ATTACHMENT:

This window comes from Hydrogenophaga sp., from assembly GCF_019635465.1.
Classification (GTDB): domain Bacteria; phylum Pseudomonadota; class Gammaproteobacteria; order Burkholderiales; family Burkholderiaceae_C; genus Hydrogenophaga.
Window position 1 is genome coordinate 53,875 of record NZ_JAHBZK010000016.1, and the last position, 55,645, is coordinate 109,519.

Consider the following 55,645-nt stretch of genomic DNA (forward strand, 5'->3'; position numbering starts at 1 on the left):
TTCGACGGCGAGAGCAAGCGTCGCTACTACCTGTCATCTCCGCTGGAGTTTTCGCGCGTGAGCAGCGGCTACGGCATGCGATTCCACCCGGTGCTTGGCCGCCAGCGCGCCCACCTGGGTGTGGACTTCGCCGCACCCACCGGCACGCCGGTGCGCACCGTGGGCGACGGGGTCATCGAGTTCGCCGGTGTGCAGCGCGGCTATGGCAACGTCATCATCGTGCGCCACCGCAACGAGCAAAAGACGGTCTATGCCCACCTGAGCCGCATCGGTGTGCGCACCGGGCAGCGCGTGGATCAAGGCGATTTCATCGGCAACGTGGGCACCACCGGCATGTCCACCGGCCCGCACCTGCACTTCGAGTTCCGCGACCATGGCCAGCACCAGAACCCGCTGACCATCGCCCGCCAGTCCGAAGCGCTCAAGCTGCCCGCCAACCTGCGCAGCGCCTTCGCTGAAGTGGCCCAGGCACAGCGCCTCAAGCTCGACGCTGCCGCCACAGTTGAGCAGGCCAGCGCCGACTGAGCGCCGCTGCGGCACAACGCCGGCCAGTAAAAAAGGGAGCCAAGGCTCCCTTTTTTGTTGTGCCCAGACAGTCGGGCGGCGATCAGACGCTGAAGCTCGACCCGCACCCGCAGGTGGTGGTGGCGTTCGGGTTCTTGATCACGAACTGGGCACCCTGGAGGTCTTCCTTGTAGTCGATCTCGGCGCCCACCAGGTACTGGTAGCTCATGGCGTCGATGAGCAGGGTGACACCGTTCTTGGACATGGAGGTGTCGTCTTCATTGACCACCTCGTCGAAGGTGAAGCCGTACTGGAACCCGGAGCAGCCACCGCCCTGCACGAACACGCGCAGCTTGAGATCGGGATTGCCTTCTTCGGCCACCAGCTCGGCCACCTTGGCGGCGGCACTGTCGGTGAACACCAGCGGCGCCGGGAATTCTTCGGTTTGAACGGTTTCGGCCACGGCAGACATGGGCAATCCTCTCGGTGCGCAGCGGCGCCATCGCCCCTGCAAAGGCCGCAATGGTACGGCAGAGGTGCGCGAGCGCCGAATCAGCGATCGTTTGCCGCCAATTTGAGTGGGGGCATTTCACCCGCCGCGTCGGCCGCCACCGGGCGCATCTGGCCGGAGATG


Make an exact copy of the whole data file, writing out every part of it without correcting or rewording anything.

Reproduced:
This window comes from Hydrogenophaga sp., from assembly GCF_019635465.1.
Classification (GTDB): domain Bacteria; phylum Pseudomonadota; class Gammaproteobacteria; order Burkholderiales; family Burkholderiaceae_C; genus Hydrogenophaga.
Window position 1 is genome coordinate 53,875 of record NZ_JAHBZK010000016.1, and the last position, 55,645, is coordinate 109,519.

Consider the following 55,645-nt stretch of genomic DNA (forward strand, 5'->3'; position numbering starts at 1 on the left):
TTCGACGGCGAGAGCAAGCGTCGCTACTACCTGTCATCTCCGCTGGAGTTTTCGCGCGTGAGCAGCGGCTACGGCATGCGATTCCACCCGGTGCTTGGCCGCCAGCGCGCCCACCTGGGTGTGGACTTCGCCGCACCCACCGGCACGCCGGTGCGCACCGTGGGCGACGGGGTCATCGAGTTCGCCGGTGTGCAGCGCGGCTATGGCAACGTCATCATCGTGCGCCACCGCAACGAGCAAAAGACGGTCTATGCCCACCTGAGCCGCATCGGTGTGCGCACCGGGCAGCGCGTGGATCAAGGCGATTTCATCGGCAACGTGGGCACCACCGGCATGTCCACCGGCCCGCACCTGCACTTCGAGTTCCGCGACCATGGCCAGCACCAGAACCCGCTGACCATCGCCCGCCAGTCCGAAGCGCTCAAGCTGCCCGCCAACCTGCGCAGCGCCTTCGCTGAAGTGGCCCAGGCACAGCGCCTCAAGCTCGACGCTGCCGCCACAGTTGAGCAGGCCAGCGCCGACTGAGCGCCGCTGCGGCACAACGCCGGCCAGTAAAAAAGGGAGCCAAGGCTCCCTTTTTTGTTGTGCCCAGACAGTCGGGCGGCGATCAGACGCTGAAGCTCGACCCGCACCCGCAGGTGGTGGTGGCGTTCGGGTTCTTGATCACGAACTGGGCACCCTGGAGGTCTTCCTTGTAGTCGATCTCGGCGCCCACCAGGTACTGGTAGCTCATGGCGTCGATGAGCAGGGTGACACCGTTCTTGGACATGGAGGTGTCGTCTTCATTGACCACCTCGTCGAAGGTGAAGCCGTACTGGAACCCGGAGCAGCCACCGCCCTGCACGAACACGCGCAGCTTGAGATCGGGATTGCCTTCTTCGGCCACCAGCTCGGCCACCTTGGCGGCGGCACTGTCGGTGAACACCAGCGGCGCCGGGAATTCTTCGGTTTGAACGGTTTCGGCCACGGCAGACATGGGCAATCCTCTCGGTGCGCAGCGGCGCCATCGCCCCTGCAAAGGCCGCAATGGTACGGCAGAGGTGCGCGAGCGCCGAATCAGCGATCGTTTGCCGCCAATTTGAGTGGGGGCATTTCACCCGCCGCGTCGGCCGCCACCGGGCGCATCTGGCCGGAGATG